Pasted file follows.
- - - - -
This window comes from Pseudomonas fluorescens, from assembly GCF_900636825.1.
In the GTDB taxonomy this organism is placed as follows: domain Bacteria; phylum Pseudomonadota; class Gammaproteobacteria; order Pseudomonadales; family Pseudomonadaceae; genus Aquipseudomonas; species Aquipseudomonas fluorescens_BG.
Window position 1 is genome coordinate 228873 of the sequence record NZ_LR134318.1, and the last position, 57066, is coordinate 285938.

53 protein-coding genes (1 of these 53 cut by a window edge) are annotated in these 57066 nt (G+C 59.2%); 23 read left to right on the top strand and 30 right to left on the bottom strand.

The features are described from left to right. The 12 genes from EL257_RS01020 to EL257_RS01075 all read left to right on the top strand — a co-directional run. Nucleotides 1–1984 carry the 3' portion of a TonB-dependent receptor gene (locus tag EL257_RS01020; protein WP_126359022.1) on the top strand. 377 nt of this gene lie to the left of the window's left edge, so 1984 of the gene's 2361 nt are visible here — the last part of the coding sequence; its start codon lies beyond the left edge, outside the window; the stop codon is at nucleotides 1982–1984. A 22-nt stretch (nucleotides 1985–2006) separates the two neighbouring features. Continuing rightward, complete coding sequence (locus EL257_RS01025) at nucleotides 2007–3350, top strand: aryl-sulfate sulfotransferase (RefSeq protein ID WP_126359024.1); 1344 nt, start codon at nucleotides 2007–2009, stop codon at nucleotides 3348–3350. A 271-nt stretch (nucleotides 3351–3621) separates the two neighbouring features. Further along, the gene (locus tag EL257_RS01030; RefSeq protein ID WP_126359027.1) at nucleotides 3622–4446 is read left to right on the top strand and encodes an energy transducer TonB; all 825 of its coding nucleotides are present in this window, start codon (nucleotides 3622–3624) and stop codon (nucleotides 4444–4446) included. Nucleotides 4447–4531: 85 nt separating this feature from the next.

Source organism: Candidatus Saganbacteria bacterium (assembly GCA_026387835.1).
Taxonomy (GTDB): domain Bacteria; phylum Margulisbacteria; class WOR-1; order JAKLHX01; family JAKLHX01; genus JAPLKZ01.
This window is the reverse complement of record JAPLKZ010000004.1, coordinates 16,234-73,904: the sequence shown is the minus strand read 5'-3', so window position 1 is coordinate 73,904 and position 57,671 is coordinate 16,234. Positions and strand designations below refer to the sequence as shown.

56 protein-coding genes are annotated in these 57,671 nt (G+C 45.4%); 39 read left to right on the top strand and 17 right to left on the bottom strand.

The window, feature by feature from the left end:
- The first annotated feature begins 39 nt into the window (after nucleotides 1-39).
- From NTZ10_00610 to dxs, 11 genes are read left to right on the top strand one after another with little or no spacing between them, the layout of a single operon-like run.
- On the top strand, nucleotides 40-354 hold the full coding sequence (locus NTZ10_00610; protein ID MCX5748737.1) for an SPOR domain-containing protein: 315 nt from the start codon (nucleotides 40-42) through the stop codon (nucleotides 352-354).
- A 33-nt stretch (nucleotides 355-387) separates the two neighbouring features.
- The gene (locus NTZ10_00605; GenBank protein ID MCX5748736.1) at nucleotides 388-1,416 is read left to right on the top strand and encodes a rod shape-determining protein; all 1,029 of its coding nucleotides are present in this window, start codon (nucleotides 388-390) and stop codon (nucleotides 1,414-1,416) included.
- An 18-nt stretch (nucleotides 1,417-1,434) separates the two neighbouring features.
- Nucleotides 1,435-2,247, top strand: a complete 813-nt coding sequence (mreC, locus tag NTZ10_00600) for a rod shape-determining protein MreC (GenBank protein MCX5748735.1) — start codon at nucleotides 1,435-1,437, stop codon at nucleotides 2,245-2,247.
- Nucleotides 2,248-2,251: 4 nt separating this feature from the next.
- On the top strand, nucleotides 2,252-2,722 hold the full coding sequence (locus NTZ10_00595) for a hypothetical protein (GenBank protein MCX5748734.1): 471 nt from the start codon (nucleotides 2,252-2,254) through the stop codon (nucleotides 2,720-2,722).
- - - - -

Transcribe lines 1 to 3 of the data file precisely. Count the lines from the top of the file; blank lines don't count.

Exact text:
This window comes from Pseudomonas fluorescens, from assembly GCF_900636825.1.
In the GTDB taxonomy this organism is placed as follows: domain Bacteria; phylum Pseudomonadota; class Gammaproteobacteria; order Pseudomonadales; family Pseudomonadaceae; genus Aquipseudomonas; species Aquipseudomonas fluorescens_BG.
Window position 1 is genome coordinate 228873 of the sequence record NZ_LR134318.1, and the last position, 57066, is coordinate 285938.